ACCEPT Members Collaborate to Add LGBTQ Care to CUIMC Teaching Tools
While adolescence can be a difficult time for anyone, statistics show that it’s likely to be even harder for young people who are LGBTQ+. LGBTQ+ identifying adolescents are at higher risk than others of alcohol and substance abuse, depression, sexually transmitted infections, and emotional and physical abuse. Research indicates that health care providers can lessen these risks by helping their patients establish a healthy sense of their sexual orientation or gender identity, offering support they may not receive from their family or community, and creating a safe and welcoming clinical environmental.
“Gender affirming care from an early age is crucial,” says Columbia adolescent medicine fellow Sam Master, DO. “Studies continue to show that the potential negative health disparities associated with LGBTQ+ individuals are not inevitable, and that they can be prevented and avoided with the appropriate support.”
While the research findings are clear, medical school curricula may not be as up to date. Educating health providers so they can give to LGBTQ+ adolescents and adults the best possible care is a major goal of the Columbia University Irving Medical Center campus-wide group ACCEPT (Across Campus Coordinated Educational Programs for Transgender and Lesbian, Gay and Bisexual Health). The group grew out of the medical education scholarly project of Hallie Carol, MD (VP&S 2019, and current pediatric intern at Lurie Children’s Hospital in Chicago) who, along with her faculty mentor, Marina Catallozzi, MD, MSCE, established the ACCEPT working group in the fall of 2018. ACCEPT has grown to about 20 members from Columbia’s medical school; departments of medicine, pediatrics, and psychiatry; dental and nursing schools; the school of public health; and staff from the medical center student wellness office. The group meets regularly, with membership open to everyone.
ACCEPT member and recent medical school graduate Olivia Molineaux, MD (VP&S ’20) is entering a pediatrics residency at University of California at San Fransisco in July. She began volunteering at Q Clinic (VP&S's student-run free clinic that provides primary care for the NYC LGBTQ community) in her first year in medical school. She and other clinic members felt that “the information we needed to offer excellent care to patients who identified as transgender or non-binary wasn't included yet in our medical school curriculum.”
Dr. Molineaux and three other fourth-year students who also volunteered at the Q Clinic, decided to devote their final-year’s scholarly project time to developing a curriculum modules focused on transgender patient care. Dr. Kim Leon, who will be starting a family medicine residency at Brown University, developed an online module and in-class activity for first-year medical students, introducing them to transgender and gender diverse identities and the health care disparities faced by people who identify as transgender and gender diverse.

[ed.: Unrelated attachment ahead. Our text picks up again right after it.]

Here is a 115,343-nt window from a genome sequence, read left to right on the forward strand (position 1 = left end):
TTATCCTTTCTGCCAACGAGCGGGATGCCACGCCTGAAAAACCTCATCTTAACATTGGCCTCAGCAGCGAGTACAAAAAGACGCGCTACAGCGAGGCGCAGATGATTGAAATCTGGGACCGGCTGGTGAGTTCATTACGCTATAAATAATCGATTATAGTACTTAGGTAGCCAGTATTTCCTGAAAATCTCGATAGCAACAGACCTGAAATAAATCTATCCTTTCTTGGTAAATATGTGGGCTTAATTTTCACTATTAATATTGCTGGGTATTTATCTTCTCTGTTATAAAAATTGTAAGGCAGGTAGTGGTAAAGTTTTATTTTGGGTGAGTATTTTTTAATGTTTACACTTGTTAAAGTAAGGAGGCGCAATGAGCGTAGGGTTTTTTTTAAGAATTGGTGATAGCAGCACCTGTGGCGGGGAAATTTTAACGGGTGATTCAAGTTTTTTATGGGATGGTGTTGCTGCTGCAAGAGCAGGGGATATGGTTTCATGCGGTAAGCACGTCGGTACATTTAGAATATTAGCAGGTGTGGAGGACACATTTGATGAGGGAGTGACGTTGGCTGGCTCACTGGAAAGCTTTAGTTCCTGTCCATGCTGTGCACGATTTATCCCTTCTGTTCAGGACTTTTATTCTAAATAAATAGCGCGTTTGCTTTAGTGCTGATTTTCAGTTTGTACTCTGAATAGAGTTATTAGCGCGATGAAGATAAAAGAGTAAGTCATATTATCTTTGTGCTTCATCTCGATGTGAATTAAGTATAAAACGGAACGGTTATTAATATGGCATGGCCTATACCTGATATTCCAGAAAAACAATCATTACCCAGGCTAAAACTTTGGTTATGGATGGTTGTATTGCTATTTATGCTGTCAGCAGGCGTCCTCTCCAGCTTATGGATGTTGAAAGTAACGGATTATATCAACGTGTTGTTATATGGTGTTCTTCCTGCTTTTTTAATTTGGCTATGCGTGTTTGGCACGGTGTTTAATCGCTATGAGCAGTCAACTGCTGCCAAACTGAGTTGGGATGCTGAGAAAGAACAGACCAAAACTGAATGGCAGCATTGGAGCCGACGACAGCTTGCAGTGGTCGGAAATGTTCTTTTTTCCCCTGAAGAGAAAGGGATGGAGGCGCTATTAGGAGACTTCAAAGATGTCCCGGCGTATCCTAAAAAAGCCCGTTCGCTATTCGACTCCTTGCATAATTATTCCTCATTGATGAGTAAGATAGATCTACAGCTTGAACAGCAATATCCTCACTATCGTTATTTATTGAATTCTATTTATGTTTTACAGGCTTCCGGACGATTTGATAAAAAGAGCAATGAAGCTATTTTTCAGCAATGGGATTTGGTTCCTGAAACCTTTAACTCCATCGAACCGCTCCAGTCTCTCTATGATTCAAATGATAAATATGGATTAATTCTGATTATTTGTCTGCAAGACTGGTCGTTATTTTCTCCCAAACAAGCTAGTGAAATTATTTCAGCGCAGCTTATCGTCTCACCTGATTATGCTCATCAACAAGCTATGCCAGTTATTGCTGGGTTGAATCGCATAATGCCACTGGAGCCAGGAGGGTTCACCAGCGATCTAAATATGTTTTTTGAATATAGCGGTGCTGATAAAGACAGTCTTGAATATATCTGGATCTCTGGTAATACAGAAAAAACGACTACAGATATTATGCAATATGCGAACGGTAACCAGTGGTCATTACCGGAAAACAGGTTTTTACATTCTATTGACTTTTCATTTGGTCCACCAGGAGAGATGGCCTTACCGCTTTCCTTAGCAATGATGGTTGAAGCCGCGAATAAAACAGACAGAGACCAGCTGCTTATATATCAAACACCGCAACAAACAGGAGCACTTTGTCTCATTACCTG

Emma Gerstenzang, MD, who is entering the pediatrics residency program at the Children’s Hospital of Philadelphia, created a case-based module on caring for transgender and gender-expansive children and adolescents for the Pediatrics clerkship. Dr. Molineaux created an online module for second-year medical students covering gender-affirming hormonal and surgical therapies. “Through ACCEPT, I was able to find excellent resources to draw on to build the module,” and once the module was complete, “ACCEPT working group members connected me with knowledgeable practitioners and community members to review it for medical accuracy and sensitivity to lived experience of transgender and gender-nonconforming patients.”
Dr. Olivia Nolan, who will be starting an obstetrics and gynecology residency at Oregon Science and Health University, designed a project to improve practical skills training for students working with LGBTQ-identified patients. “It was exciting to join a collective effort to develop LGBTQ-focused content,” she says. “ACCEPT offered the resources and connections necessary to navigate the complexities of curriculum development, from both a pedagogical and an institutional perspective, as well as opportunities for collaboration and community.”
“ACCEPT recognizes that we will all benefit enormously from working across fields and campuses to gather knowledge and expertise in LGBTQ patient care,” says Dr. Molineaux, “and the group has identified itself as a place where anyone from the CUIMC community can come for information they need to best support their LGBTQ-identified patients.” Adds Dr. Nolan, “My hope is that ACCEPT will support a sustainable movement for change in the health professions through curriculum development and advocacy.”
ACCEPT meets on the last Tuesday of every month, with alternating times; 10-11 am, and then 4:30-5:30 pm the following month. Please email Dr. Marina Catallozzi (email@example.com) for information about joining the next meeting.